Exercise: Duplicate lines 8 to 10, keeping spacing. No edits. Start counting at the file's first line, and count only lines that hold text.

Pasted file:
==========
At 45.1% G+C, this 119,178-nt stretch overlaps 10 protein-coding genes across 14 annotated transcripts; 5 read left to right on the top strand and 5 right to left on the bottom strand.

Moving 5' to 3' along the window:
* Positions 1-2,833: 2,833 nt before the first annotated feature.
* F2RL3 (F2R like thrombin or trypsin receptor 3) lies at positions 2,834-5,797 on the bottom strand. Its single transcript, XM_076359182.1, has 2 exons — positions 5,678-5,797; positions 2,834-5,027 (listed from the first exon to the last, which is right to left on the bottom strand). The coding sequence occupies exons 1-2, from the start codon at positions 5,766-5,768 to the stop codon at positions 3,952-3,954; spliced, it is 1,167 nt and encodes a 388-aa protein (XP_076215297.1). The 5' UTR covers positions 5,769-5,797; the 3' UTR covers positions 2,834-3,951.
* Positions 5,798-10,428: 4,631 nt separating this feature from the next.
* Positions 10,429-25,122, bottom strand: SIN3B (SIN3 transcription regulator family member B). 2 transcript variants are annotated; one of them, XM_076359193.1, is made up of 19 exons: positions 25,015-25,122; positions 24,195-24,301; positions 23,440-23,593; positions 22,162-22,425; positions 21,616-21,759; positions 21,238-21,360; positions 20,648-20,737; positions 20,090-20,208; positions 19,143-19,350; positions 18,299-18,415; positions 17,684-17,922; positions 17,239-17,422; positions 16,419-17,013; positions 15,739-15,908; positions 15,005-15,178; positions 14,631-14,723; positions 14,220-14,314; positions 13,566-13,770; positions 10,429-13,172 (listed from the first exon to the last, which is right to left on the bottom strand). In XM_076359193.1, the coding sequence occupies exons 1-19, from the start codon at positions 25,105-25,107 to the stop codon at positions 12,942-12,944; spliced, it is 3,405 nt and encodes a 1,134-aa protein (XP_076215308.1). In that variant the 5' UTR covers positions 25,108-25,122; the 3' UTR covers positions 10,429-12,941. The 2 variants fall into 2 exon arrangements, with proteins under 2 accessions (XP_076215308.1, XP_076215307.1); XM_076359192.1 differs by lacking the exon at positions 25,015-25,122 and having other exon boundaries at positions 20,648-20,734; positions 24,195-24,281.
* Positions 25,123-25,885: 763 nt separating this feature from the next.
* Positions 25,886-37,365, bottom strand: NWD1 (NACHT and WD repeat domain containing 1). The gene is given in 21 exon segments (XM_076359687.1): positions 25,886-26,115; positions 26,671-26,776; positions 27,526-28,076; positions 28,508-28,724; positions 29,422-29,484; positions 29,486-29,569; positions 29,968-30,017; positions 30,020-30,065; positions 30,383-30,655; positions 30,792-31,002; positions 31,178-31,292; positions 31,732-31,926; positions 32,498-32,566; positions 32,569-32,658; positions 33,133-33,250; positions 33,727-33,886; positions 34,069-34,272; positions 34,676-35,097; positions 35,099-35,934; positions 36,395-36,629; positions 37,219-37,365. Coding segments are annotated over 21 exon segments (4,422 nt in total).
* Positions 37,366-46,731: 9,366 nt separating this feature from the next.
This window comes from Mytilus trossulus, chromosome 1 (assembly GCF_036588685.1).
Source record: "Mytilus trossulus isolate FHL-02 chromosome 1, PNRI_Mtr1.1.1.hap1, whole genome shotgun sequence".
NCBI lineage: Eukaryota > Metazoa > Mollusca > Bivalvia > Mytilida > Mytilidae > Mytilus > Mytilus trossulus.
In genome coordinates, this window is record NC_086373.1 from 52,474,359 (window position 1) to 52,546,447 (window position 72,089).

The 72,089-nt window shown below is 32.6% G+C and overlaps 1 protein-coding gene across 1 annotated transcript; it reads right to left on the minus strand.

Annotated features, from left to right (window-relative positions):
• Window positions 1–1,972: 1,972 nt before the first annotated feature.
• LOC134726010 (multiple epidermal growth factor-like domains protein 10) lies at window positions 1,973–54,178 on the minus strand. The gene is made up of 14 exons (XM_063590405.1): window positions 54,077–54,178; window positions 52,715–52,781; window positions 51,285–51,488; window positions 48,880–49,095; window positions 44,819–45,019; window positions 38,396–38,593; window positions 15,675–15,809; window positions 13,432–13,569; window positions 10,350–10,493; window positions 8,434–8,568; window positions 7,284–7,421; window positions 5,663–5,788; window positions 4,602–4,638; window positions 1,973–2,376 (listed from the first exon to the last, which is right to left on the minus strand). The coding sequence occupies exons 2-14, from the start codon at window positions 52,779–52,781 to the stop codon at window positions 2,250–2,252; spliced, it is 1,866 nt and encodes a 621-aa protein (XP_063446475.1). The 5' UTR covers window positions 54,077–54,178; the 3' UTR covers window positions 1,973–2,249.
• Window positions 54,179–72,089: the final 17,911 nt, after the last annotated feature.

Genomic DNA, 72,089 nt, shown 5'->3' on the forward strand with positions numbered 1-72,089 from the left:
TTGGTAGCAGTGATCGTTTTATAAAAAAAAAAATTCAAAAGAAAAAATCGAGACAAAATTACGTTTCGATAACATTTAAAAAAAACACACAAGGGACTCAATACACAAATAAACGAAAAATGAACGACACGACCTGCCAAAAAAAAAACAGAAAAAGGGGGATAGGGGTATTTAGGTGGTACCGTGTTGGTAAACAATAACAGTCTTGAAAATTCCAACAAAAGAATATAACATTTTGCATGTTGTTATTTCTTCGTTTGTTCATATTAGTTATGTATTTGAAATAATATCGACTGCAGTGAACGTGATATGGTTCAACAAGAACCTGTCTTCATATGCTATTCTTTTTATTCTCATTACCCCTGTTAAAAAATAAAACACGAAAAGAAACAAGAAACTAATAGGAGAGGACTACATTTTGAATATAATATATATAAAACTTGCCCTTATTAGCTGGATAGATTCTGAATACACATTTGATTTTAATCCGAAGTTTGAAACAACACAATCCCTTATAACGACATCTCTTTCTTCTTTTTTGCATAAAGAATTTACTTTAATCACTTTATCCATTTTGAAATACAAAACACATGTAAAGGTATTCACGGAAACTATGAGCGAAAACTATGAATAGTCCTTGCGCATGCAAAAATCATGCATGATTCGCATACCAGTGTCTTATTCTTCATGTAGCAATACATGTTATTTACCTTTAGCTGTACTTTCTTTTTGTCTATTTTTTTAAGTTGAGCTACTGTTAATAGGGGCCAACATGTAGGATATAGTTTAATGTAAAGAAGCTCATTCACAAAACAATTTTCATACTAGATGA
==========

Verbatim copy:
* Positions 25,886-37,365, bottom strand: NWD1 (NACHT and WD repeat domain containing 1). The gene is given in 21 exon segments (XM_076359687.1): positions 25,886-26,115; positions 26,671-26,776; positions 27,526-28,076; positions 28,508-28,724; positions 29,422-29,484; positions 29,486-29,569; positions 29,968-30,017; positions 30,020-30,065; positions 30,383-30,655; positions 30,792-31,002; positions 31,178-31,292; positions 31,732-31,926; positions 32,498-32,566; positions 32,569-32,658; positions 33,133-33,250; positions 33,727-33,886; positions 34,069-34,272; positions 34,676-35,097; positions 35,099-35,934; positions 36,395-36,629; positions 37,219-37,365. Coding segments are annotated over 21 exon segments (4,422 nt in total).
* Positions 37,366-46,731: 9,366 nt separating this feature from the next.
This window comes from Mytilus trossulus, chromosome 1 (assembly GCF_036588685.1).